Justice by occupiers is hardly convincing
SADDAM'S hanging on the day of Eid-ul-Azha, a day of religious festivity for the Muslims all over the world will be received more with trepidation than perhaps any sense of relief.
He has lived by the sword and died by it. It is true that he was one of the most ruthless dictators of recent times. He has been equally repressive to the Shia, Sunnis and the Kurds. But those that have sent him to the gallows are the ones whose interest in the Middle East he had once served. It is the West, particularly the United States, whose proxy Saddam was, standing against Iran's potential rise and influence in the region in the 80s. Saddam was toppled not by the Iraqis but by an occupying force and he was tried not by the Iraqis but by a court formed under and dictated to by the occupying power.
His execution will be seen differently in different quarters of the globe. However, any objective analysis of the event cannot overlook the fact that it was a victor's justice perpetrated upon the vanquished, for a crime that pales into comparison to the ones he is equally guilty of committing. These were crimes against humanity in which the West had been his partners and abettors in many ways. Alas! He will not be there to answer charges in the killings of several hundred thousand in the Kurdish region of Iraq in 1987-88 because he is history now, hanged on charges of killing 148 persons in Dujail in 1982. Thus, it will not be wrong to impute motives to the hurried hanging of Saddam.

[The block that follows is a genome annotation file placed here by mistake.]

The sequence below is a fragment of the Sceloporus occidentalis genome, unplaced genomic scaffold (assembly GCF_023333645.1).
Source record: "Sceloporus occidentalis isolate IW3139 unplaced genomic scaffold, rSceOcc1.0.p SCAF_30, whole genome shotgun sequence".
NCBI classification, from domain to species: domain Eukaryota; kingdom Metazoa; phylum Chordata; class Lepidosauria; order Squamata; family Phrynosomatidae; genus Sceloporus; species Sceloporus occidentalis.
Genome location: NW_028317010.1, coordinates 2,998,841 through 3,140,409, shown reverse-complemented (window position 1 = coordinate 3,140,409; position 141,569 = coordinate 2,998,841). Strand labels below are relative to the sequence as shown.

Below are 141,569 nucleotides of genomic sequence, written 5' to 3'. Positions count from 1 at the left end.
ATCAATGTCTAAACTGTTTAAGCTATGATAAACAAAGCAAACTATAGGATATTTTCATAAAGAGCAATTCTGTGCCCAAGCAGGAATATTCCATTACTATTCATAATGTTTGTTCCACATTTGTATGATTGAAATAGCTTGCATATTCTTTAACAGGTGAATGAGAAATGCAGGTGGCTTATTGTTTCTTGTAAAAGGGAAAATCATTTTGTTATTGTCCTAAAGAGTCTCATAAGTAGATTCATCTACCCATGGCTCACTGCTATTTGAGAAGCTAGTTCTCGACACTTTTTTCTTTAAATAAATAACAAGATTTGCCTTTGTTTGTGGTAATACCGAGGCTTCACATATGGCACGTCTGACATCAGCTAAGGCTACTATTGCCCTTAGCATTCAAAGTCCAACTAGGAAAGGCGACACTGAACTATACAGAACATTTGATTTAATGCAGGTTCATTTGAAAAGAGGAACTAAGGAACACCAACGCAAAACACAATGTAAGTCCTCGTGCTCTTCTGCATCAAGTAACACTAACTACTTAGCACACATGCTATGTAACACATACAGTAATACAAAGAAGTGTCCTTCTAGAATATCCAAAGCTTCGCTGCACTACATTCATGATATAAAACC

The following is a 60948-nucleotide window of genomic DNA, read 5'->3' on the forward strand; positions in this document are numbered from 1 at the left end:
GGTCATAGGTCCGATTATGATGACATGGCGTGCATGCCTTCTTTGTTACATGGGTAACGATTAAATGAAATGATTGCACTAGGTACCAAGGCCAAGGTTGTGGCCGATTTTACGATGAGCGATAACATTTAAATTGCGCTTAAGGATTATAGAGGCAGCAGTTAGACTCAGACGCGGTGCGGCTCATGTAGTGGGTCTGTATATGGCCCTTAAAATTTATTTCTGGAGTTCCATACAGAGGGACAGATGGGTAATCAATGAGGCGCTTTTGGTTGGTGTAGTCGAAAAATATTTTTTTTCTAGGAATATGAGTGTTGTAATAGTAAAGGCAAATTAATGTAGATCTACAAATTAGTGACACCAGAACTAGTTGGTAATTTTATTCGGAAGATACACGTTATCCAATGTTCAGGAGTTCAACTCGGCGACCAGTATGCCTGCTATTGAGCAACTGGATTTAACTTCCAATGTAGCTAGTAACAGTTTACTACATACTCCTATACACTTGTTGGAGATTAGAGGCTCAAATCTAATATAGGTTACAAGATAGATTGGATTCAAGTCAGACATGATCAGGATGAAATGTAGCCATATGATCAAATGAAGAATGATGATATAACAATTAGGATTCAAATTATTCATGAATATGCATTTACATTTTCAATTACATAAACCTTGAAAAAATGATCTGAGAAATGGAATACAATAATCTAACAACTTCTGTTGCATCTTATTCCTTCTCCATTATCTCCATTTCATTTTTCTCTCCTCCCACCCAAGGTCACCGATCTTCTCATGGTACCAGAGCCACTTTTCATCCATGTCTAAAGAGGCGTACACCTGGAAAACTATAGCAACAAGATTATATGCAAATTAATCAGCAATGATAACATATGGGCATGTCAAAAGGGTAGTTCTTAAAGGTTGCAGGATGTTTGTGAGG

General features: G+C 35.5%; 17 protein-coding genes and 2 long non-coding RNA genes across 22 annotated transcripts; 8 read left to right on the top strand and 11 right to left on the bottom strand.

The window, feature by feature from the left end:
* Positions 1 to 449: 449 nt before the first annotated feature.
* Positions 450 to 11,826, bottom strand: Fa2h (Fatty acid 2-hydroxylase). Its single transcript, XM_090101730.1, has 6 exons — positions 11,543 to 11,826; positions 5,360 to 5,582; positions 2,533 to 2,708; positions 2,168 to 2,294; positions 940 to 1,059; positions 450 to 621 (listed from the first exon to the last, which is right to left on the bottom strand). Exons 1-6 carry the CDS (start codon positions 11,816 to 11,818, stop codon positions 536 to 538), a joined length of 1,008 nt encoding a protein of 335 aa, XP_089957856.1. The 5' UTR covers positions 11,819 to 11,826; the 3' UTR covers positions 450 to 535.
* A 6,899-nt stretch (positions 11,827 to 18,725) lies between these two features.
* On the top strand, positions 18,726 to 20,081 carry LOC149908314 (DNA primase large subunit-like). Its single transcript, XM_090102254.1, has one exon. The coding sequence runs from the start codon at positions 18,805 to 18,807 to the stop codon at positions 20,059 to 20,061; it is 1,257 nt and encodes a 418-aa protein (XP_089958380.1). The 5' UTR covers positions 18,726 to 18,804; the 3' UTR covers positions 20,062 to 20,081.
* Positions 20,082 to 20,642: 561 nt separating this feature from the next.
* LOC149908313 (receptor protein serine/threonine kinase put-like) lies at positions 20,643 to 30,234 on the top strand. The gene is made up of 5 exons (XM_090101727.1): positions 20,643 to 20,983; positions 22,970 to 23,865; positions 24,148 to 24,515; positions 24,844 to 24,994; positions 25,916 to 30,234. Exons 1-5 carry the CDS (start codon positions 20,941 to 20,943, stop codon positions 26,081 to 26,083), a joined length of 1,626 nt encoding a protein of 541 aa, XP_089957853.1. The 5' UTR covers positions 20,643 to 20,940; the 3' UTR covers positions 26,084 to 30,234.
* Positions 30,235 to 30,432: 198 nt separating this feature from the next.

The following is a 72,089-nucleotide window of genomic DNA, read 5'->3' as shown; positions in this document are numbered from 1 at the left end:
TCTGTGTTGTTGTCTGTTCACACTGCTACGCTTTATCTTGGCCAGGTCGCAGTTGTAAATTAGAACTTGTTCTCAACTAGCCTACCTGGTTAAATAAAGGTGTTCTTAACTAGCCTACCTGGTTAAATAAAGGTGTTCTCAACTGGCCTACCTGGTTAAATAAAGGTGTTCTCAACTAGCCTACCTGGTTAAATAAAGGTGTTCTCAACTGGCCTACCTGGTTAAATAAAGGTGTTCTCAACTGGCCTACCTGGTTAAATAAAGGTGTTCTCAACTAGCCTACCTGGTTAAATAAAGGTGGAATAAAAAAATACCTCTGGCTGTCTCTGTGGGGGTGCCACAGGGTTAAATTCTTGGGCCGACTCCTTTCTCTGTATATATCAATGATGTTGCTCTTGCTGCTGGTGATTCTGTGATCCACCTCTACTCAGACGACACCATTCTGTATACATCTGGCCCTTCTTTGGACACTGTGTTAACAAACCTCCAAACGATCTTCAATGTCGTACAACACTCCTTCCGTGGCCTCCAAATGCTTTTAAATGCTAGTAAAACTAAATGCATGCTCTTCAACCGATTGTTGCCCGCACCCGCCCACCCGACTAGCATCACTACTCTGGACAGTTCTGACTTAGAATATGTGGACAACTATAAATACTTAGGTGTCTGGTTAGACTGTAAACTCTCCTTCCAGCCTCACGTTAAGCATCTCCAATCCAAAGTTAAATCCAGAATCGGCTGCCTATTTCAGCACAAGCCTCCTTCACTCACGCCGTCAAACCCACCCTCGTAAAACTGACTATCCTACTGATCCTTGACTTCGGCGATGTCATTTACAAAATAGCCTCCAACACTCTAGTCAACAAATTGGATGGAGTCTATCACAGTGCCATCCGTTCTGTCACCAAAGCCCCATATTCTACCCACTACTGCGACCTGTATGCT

With Saddam history now the question is, will it allow the Iraqis to start a new chapter in the country's troubled history? What is next for Iraq - is the question that we ask. And we are concerned at the prospect of the sectarian chasm being further widened that might be the cause of Iraq's eventual disintegration along sectarian lines. Can the occupying powers control the event that is likely to get worse?
It would be our earnest hope that our Iraqi brethren will temper their reactions. Precipitate actions that might lead to further fratricidal conflict will only help the enemies of Iraq. It will not only endanger peace in the Middle East it has also the potential for engulfing greater part of the globe in a bloody conflagration.